Cause of mortality in 5-year survivors of childhood cancer
Department of Pediatrics, University of Minnesota, Minneapolis, Minnesota 55455, USA. Pediatric Blood & Cancer
(Impact Factor: 2.39).
06/2007; 48(7):723-6. DOI: 10.1002/pbc.21114
Survivors of childhood and adolescent cancer are at risk for long-term effects of disease and treatment. The Childhood Cancer Survivor Study assessed overall and cause-specific mortality in a retrospective cohort of 20,690 5-year survivors. Eligible subjects were individuals diagnosed with cancer (from 1970 to 1986) before the age of 21 who had survived 5 years from diagnosis. Underlying cause of death was obtained from death certificates and other sources, then and coded and categorized as recurrent disease, sequel of cancer treatment, or non-cancer-related. Age and sex standardized mortality ratios (SMRs) were calculated using United States population mortality data. The cohort demonstrated an 8.2-fold excess in overall mortality (95% confidence interval, 7.9 to 8.5). Recurrence of the original cancer was the leading cause of death among 5-year survivors, accounting for 57% of deaths. Statistically significant excess mortality rates were seen due to subsequent malignancies (SMR = 15.0), along with cardiac (SMR = 6.9), and pulmonary (SMR = 8.7). There was no increase seen for automotive accidents (SMR = 1.0), other accidents (SMR = 1.3), or suicide (SMR = 1.0). While recurrent disease remains a major contributor to late mortality in 5-year survivors of childhood cancer, significant excesses in mortality risk associated with treatment-related complications exist up to 25 years after the initial cancer diagnosis.
Available from: Berta Jereb
- "Late sequelae evaluations. The period between the diagnosis and the follow-up evaluation (left-hand side, a) and the percentage of patients with different evaluation scores from Table 2 (right-hand side, b), for the first follow-up evaluation after treatment, the second one performed in December , and the third one in December 2010. "
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ABSTRACT: This is a long-term follow-up clinical study of adolescents and adults, survivors of childhood cancer. We evaluate and analyze the late somatic sequelae of childhood cancer treatment. Many such studies are susceptible to a strong selection bias, i.e., they employ a limited non-systematic sample of patients, based on a clinical hospital that provided the cancer treatment or performed the follow-up. To address the issue of selection bias, we perform here an analysis of late sequelae on a systematic database of the entire population of the children treated for cancer in Slovenia. Due to the specifics of cancer treatment procedures in Slovenia, they have all been treated and followed-up in the same clinic.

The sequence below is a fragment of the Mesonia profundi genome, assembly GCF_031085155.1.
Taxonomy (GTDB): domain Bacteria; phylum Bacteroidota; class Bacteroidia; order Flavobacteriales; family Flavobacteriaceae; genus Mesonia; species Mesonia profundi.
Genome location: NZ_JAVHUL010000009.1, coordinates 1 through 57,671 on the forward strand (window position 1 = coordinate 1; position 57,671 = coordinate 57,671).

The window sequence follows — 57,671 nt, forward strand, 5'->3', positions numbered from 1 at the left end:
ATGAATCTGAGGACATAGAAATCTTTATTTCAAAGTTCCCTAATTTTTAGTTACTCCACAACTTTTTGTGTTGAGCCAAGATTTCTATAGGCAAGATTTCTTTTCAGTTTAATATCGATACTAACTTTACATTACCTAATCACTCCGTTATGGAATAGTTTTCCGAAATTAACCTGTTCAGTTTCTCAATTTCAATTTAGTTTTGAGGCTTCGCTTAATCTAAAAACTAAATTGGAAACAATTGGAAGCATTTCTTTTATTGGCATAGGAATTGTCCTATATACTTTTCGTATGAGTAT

The data are based on the centralized registry of cancer patients in Slovenia and present a controlled and homogeneous collection. Late sequelae are evaluated following a modified CTCAE, i.e., the National Cancer Institute's Common Terminology Criteria for Adverse Events version 3.0. We use survival analysis method to estimate the incidence of and risk for late sequelae, where the time variable is measured in years from the diagnosis date, while we follow the event of incidence of late sequelae scored other than none. Survival analysis is performed using KaplanMeier estimator and Cox regression model.
The incidence of mild, moderate, or severe late sequelae of childhood cancer treatment significantly decreased from 75% in the group of patients diagnosed before 1975 to 55% for those diagnosed after 1995. The Cox regression analysis of the risk factors for the incidence of late sequelae identifies three significant factors: treatment modalities, age at diagnosis, and primary diagnosis.